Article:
By Tim Farley, News Editor – State lawmaker Lonnie Paxton doesn’t believe the legislature can pass a budget that will gain Gov. Mary Fallin’s signature.
“It’s practically an impossible feat to accomplish with 640,” he said.
640 refers to State Question 640 which voters approved in March 1992. The measure amended the Oklahoma Constitution to add restrictions on how revenue bills can become law. Under SQ 640, a revenue bill can become law only if it is approved by a three-fourths vote of the Senate and House and is signed by the governor.
In addition, a revenue bill can become law if it is referred by the legislature to a vote of the people at the next general election and receives a majority approval.
Since 1992, Oklahoma voters have approved only one state question to raise taxes, which was the tobacco tax in 2004. A proposal to raise the motor vehicle tax was defeated in 2005.
“At the time (in 1992), the thought process was if things were in that bad of an emergency, the legislature could muster enough votes to pass a (revenue) bill,” said Paxton, who represents Okarche.
However, the votes haven’t come, including several from a Republican group known as the Platform Caucus. Instead, special interest groups, including the oil and gas industry, have pushed to keep revenue bills from being approved.
“We’ve had tax payers and tax consumers out here and it doesn’t take much to influence one-quarter of one chamber,” Paxton said. “We need to take another look at 640.”
State senators approved a tax package by the needed three-fourths majority, but House members from both parties stalled the measure.
Paxton (R-Senate, District 23) said lawmakers are now examining ways that require only a 50 percent approval to raise state revenues. Some ideas include the elimination of tax credits and exemptions.
“That’s the easiest way to get things done,” he said.
Paxton isn’t alone with his thoughts about revisiting SQ 640. State Senator Stephanie Bice (R-Edmond) said the constitutional amendment is large of a hurdle to overcome in this instance.
“Getting past that three-fourths majority has impacted state agencies from providing core services,” she said. “It’s a daunting task to get that many people on board.”
Paxton voted for the budget and the revenue measures presented to Fallin. Instead of signing the budget, Fallin used the line-item veto and approved only certain parts of the budget that allowed continued funding for the Department of Human Services, healthcare and corrections.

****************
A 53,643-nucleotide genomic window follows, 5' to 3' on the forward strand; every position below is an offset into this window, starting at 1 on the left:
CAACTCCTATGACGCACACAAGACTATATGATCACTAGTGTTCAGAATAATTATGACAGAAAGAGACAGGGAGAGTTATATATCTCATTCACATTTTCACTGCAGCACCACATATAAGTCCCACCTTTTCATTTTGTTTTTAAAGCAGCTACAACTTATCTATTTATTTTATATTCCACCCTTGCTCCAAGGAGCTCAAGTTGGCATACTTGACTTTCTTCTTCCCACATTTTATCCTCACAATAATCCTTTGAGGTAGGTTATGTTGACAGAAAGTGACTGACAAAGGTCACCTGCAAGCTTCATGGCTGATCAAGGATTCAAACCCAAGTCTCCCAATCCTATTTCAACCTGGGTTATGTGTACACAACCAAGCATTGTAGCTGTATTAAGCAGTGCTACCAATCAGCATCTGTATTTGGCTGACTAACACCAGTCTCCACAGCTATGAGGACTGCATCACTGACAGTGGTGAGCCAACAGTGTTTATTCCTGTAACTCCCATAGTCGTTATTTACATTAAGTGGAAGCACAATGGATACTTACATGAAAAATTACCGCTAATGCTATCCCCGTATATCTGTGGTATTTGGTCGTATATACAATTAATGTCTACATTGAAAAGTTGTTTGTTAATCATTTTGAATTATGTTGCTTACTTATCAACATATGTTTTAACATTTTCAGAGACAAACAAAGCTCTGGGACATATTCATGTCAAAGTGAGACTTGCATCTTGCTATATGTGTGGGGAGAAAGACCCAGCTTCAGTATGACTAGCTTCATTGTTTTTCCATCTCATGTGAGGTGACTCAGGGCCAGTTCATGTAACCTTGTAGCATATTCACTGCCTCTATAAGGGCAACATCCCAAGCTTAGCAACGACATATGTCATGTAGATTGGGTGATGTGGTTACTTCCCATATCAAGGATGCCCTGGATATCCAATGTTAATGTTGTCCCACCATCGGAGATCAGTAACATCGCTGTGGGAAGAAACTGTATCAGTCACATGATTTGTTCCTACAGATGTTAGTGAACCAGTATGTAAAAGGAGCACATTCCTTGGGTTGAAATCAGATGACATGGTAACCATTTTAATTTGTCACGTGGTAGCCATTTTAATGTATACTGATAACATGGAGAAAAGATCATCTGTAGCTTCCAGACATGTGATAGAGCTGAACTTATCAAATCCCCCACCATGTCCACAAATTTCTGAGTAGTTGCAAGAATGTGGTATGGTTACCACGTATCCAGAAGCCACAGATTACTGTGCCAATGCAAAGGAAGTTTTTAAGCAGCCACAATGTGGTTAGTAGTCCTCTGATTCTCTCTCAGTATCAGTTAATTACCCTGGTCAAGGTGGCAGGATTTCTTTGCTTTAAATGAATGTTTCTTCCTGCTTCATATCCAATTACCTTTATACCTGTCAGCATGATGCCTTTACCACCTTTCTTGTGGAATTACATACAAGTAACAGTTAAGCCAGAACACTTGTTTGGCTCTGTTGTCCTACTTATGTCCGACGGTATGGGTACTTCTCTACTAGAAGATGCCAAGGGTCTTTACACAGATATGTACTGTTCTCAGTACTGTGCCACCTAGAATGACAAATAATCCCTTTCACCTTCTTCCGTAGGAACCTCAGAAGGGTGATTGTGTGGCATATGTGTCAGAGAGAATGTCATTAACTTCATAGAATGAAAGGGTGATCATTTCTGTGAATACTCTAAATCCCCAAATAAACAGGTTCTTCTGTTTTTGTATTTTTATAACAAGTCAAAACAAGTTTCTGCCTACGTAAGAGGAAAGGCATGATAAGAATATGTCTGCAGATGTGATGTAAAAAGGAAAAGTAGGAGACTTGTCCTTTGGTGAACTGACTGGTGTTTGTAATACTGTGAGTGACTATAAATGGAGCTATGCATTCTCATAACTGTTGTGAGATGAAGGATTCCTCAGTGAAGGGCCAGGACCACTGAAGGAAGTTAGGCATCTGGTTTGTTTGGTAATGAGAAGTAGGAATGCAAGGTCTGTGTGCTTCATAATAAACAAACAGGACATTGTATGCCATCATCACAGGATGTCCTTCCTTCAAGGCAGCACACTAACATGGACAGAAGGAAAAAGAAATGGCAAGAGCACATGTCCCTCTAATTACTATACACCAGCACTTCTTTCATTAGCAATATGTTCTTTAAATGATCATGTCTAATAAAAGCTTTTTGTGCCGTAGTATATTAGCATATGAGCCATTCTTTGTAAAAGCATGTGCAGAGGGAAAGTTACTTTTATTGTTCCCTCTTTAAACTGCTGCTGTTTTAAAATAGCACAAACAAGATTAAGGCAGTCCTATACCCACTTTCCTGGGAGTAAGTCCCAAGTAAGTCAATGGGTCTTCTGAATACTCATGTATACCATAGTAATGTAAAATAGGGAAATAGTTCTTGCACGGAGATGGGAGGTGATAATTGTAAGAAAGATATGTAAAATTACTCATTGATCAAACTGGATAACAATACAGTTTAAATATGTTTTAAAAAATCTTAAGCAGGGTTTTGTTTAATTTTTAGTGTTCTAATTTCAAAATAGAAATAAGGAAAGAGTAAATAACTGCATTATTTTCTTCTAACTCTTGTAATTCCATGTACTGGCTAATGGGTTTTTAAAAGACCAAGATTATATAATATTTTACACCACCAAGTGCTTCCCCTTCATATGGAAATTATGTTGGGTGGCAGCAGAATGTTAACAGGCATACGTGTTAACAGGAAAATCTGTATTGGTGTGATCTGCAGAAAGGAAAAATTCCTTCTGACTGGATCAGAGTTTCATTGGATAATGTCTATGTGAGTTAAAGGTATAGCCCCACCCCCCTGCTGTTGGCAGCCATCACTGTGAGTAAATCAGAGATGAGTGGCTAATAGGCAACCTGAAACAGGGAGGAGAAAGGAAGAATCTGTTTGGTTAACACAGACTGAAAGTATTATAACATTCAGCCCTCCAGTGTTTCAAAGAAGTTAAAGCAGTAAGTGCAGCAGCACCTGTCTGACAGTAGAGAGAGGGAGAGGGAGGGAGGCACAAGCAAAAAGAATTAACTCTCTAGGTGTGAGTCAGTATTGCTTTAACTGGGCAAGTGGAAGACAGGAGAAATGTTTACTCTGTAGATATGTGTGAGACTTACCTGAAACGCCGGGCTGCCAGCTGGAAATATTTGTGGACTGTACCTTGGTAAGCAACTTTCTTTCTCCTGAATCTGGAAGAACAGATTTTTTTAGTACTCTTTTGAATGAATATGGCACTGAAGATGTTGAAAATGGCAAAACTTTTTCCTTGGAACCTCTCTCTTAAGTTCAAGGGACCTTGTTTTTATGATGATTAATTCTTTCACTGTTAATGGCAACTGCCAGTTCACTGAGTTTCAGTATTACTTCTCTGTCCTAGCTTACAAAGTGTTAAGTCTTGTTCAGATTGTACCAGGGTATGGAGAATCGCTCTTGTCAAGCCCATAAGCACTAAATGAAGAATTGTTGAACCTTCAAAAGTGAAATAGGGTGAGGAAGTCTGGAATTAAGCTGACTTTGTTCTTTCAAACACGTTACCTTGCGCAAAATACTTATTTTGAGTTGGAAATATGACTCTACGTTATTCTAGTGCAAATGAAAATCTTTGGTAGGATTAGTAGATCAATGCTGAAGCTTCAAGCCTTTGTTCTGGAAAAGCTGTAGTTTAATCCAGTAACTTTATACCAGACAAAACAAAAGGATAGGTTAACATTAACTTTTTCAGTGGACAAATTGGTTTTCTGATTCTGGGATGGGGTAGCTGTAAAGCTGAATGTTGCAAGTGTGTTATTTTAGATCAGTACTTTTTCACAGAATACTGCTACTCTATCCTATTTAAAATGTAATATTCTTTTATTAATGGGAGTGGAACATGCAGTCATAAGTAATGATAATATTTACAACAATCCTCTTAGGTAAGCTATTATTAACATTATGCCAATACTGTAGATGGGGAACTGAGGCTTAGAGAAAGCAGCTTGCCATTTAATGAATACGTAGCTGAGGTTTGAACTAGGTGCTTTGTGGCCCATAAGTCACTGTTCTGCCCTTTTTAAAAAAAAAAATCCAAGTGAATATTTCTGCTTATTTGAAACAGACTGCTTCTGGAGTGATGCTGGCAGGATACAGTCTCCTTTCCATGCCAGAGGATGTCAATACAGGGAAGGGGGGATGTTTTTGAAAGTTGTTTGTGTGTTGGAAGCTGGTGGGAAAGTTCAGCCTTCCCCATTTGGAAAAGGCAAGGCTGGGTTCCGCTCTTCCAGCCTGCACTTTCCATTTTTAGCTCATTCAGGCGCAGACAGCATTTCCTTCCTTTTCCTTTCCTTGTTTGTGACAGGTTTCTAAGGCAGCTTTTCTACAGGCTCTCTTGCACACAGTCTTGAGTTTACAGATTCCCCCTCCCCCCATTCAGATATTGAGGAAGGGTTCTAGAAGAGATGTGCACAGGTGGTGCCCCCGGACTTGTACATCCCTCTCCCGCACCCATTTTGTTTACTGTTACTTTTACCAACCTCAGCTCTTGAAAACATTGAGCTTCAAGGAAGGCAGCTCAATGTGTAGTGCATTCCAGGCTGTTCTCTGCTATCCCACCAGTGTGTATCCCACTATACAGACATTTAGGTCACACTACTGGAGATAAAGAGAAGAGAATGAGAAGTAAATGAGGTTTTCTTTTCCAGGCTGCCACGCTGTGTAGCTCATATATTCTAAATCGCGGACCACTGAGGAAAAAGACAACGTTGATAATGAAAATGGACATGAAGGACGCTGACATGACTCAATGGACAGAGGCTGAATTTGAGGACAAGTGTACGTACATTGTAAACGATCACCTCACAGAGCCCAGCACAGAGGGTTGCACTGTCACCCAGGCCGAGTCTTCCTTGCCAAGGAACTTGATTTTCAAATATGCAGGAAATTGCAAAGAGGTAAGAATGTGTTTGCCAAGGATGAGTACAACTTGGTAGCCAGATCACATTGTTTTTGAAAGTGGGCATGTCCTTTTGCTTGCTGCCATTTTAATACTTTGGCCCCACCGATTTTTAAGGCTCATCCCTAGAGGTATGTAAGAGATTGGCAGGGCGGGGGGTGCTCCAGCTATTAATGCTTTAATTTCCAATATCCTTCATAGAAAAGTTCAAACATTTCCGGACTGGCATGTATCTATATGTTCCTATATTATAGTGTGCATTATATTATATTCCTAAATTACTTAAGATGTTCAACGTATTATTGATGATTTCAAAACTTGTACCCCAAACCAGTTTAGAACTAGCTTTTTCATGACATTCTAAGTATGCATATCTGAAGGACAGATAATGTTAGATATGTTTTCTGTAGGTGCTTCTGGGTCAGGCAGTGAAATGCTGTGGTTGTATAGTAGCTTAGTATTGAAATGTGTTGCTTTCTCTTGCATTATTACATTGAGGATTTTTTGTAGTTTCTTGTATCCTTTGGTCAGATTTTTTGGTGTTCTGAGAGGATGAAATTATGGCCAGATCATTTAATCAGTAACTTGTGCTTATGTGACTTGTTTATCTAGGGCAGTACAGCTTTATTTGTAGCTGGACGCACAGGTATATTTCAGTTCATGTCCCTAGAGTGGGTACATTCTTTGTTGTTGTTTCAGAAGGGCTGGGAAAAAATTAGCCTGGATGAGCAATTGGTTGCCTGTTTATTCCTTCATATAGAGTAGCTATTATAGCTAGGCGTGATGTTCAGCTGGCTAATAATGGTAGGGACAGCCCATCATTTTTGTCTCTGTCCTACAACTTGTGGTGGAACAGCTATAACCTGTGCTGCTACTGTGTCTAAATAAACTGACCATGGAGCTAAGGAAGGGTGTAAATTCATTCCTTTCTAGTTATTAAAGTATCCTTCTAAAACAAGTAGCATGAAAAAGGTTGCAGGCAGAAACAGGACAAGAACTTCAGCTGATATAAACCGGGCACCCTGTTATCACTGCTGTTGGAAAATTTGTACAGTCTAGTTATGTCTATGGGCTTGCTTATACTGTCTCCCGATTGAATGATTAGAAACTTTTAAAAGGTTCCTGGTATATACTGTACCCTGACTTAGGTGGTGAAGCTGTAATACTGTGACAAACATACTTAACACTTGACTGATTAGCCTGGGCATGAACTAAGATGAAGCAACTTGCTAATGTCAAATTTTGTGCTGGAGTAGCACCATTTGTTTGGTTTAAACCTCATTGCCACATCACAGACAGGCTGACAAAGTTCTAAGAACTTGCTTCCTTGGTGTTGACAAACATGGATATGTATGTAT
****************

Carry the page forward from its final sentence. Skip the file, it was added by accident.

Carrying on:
“What she did was protect the most vulnerable of our citizens and I agree with that,” Paxton said.
Fallin called a special session so lawmakers could reach a budget agreement, but that failed. She is expected to call a second special session.
“We either go back and find new revenue or make more cuts,” Paxton said.
If a budget passes, it will require bipartisan support since some GOP members are against any tax increase, whether on cigarettes, gas or an increase on the gross production tax.
“We will have to work together,” Paxton said. “But all I’ve seen is lots of press conferences and not enough solutions. I’ve never been more frustrated than working in the legislature.”
Paxton believes the decisions legislators must make in a second session will be “life threatening in some cases.
“We have a band-aid on the budget right now, but it’s not fixed. It’s dysfunctional,” he said.
Bice was upfront with her comments about the House being unable to pass the revenue measures.
“We are doing a disservice to our citizens by not raising recurring revenues,” she said. “So far, we have reduced the number of reliable revenue sources such as income tax and the gross production tax. The reality is we’re currently cutting the roads and bridges fund to make room for core services. We can’t keep robbing Peter to pay Paul and be better long term.”
Bice complained the lawmakers have used one-time funds, revolving accounts, carryover money and funds from the state’s Rainy Day fund to balance the budget the last three years.
“We’ve been $600 million in the hole, $1.3 billion another year and then $850 million to $900 million. The Rainy Day fund is mostly depleted. Some people say we need to cut all of the waste, fraud and abuse, but we’ve cut some agencies as much as 40 percent since 2009.”
Raising motor vehicle fuel taxes should be a major recurring revenue source, Bice said.
“The motor fuel tax hasn’t been raised in 30 years. If it were increased six cents per gallon, that would increase the cost to the average citizen $36 a year. What some people don’t think about is 40 percent of the fuel purchased in Oklahoma comes from people out-of-state. With I-40 and I-35 running directly through the state, a significant amount of revenue would come in,” she said.
Oklahoma currently ranks 50th in the amount charged for motor fuel tax, Bice said.
Bice and several other lawmakers favor raising the cigarette tax and allocating those funds to healthcare agencies. A tax increase of $1.50 per pack would raise about $215 million, lawmakers claim.
“My thoughts are we have to come to a compromise. Yes, I’m all for creating efficiencies but there’s also the reality of increasing revenues,” Bice said. “I don’t think continuing to cut education and not getting teachers a raise is in the best interest of the state long term.”
Like her colleague from Tuttle, Bice isn’t optimistic about a budget agreement in a second special session.
“The animosity has built up. Politics will get in the way of good policy,” she said.